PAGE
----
Memory Lab Workshops for Teens by Michelle Biwer
What is a Memory Lab?: A memory lab is a place for people to digitize their family photos and home video. In addition to digitization, my library’s memory lab offers the opportunity remix digitized memories into a video personal narrative to share with family and friends, and the ability to record filmed oral history interviews.
I recently received an IMLS and Maryland State Department of Education grant to create a Memory Lab, inspired by the labs at DC Public Library and Queens Library. In order to reach the widest audience possible, it was determined that volunteers would be needed at all Memory Lab events to help staff assist patrons. I recruited interested teens from the 100+ strong teen volunteer program I have developed at my library. Of course the average teen these days has never used a VCR, so this project required several trainings!
Remix Volunteer Training
Grant funding allowed us to bring in a local Emmy Award winning documentary filmmaker and a librarian with a background in live television work for this training. The teen volunteers had the amazing opportunity to learn from experts about how to create a compelling personal narrative in video format. They also learned how to use Adobe Premiere Elements and some simple tricks to make documentary-style videos compelling. Teens will teach patrons what they learned as the patrons create video narratives like a wedding compilation or vacation slideshow at the Lab.
We also brought in our local archivist to talk to the teens about the process of conducting oral history interviews. The training covered how to do research on your interview subject, what kinds of questions to ask, and how the interviews will be set up. My favorite part of the training is when teens brought up issues of trust and legality in an interview setting. How do you earn the trust of the person you are interviewing? What if while telling their life story to a teen a patron mentions the time they stole something? Or that they are undocumented? These ethical conversations are important to have with young people, and I am very pleased this project is sparking these discussions. The archivist also brought examples of good oral history interviews for the teens to watch. Finally, the teens were taught how to set up a camera, lapel mic, and lighting rig for an interview. These teen volunteers have now started interviewing local community members and library patrons about their lives.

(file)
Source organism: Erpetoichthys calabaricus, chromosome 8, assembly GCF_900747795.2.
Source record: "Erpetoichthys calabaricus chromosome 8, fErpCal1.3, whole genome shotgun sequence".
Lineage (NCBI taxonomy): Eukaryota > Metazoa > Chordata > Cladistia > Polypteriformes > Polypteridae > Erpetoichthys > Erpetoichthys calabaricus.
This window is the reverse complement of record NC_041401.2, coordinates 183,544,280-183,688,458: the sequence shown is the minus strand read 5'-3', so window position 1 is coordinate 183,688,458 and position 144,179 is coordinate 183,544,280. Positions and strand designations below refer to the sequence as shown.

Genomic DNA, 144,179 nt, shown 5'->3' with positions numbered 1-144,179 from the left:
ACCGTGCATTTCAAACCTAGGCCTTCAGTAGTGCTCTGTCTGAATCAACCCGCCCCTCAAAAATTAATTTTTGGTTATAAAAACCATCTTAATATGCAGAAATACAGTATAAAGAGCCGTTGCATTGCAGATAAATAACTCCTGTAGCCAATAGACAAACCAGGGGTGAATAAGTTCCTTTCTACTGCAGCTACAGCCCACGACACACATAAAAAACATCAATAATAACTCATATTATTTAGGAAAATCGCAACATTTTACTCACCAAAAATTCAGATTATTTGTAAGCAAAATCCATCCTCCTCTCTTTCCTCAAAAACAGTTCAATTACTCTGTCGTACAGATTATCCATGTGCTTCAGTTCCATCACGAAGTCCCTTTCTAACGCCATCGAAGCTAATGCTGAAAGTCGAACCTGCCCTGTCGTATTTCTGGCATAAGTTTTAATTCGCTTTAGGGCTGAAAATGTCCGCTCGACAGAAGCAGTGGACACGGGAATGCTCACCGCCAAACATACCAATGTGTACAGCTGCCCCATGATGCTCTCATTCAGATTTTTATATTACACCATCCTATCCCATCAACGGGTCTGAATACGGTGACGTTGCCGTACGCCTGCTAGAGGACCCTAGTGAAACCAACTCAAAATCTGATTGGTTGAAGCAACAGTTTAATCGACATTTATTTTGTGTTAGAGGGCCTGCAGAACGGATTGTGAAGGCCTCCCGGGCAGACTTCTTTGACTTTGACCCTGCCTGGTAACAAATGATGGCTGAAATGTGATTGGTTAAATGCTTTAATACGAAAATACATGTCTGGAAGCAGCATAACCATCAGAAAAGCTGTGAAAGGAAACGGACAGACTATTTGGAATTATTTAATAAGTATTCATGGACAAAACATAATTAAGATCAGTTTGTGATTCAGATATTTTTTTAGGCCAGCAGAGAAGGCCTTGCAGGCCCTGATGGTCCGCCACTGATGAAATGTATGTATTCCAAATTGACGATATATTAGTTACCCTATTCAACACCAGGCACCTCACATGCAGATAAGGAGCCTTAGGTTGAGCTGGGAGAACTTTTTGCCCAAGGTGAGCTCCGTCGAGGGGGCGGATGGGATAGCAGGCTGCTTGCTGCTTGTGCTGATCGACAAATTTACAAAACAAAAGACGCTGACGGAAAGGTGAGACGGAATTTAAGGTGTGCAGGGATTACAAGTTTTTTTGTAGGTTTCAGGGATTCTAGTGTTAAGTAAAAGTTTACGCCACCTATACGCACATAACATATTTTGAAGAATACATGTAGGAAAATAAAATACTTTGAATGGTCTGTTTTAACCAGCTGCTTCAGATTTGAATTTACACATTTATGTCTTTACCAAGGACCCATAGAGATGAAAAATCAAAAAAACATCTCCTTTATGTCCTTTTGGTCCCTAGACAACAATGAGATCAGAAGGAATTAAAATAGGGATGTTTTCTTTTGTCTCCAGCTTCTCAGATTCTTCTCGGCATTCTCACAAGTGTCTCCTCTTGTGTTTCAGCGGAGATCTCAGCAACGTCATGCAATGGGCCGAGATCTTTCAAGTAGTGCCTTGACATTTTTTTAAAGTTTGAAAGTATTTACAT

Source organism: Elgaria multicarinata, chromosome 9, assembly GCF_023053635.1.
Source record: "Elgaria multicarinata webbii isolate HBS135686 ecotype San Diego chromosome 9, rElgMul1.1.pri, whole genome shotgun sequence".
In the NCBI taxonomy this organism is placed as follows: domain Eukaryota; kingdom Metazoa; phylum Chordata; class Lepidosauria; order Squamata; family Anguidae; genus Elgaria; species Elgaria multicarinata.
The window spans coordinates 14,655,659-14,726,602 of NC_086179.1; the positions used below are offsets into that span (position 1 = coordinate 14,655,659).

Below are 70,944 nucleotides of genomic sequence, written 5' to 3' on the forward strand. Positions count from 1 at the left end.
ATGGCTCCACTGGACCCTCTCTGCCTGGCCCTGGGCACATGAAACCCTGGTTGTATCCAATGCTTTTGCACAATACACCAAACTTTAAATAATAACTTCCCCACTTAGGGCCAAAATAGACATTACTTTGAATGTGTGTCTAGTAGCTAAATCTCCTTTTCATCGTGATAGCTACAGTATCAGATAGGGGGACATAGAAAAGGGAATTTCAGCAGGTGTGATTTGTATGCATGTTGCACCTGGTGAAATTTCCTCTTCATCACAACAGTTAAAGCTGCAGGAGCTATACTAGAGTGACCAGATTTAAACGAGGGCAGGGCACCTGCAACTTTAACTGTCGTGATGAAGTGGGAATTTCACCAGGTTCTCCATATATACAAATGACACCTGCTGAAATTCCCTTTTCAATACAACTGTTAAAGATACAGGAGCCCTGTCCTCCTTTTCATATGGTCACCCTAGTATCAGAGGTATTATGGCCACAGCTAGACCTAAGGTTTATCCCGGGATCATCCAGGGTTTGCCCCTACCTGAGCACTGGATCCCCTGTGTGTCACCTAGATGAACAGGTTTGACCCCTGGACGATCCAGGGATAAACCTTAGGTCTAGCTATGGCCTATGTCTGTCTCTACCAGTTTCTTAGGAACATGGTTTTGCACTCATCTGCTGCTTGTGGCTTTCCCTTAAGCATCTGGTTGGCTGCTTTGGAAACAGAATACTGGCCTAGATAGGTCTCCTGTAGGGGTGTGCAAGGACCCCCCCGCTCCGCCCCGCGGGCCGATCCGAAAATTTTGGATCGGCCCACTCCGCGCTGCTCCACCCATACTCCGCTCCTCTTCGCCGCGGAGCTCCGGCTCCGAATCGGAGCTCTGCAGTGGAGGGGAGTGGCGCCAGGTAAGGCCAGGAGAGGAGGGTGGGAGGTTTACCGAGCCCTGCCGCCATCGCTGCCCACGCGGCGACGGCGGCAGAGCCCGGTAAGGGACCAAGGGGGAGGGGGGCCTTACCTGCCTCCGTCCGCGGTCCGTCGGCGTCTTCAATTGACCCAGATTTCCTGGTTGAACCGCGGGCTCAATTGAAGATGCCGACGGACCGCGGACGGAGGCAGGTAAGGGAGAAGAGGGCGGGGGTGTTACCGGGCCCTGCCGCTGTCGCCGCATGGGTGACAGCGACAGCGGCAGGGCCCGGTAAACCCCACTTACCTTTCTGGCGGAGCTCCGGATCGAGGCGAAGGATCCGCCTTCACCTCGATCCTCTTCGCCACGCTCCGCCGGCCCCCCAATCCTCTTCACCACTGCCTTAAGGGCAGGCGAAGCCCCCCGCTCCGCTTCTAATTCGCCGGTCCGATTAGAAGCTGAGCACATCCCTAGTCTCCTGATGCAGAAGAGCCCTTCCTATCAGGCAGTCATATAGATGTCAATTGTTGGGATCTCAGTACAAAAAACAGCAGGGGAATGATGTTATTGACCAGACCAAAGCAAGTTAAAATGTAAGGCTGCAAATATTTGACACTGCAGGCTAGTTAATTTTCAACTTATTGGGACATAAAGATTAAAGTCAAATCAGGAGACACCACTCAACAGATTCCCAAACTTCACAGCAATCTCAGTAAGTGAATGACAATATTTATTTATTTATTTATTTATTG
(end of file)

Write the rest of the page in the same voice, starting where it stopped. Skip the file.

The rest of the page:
Digitize Volunteer Training:
Our Memory Lab has the capability of digitizing various types of video as well as photos, negatives, and slides. In this 1.5 hour training I trained the teens on how to use and troubleshoot our equipment so they can assist patrons at the Labs. The challenging aspect of this project is that many patrons will bring in older memories that might require some restoration. I taught the teens some basic photo/video restoration vocabulary and functions in our various setups that will help them digitize the highest quality product possible. And even more important than simply digitizing memories is preserving them. Which means organizing them! I let out my true librarian self and made sure the teens had the tools to help patrons name and structure their files, add metadata, and make multiple copies.
We have had a dozen Memory Lab events so far and the teens have done an amazing job staffing the events. They know they are being trusted to complete important work and value that experience.
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About Robin Willis
After working in middle school libraries for over 20 years, Robin Willis now works in a public library system in Maryland.
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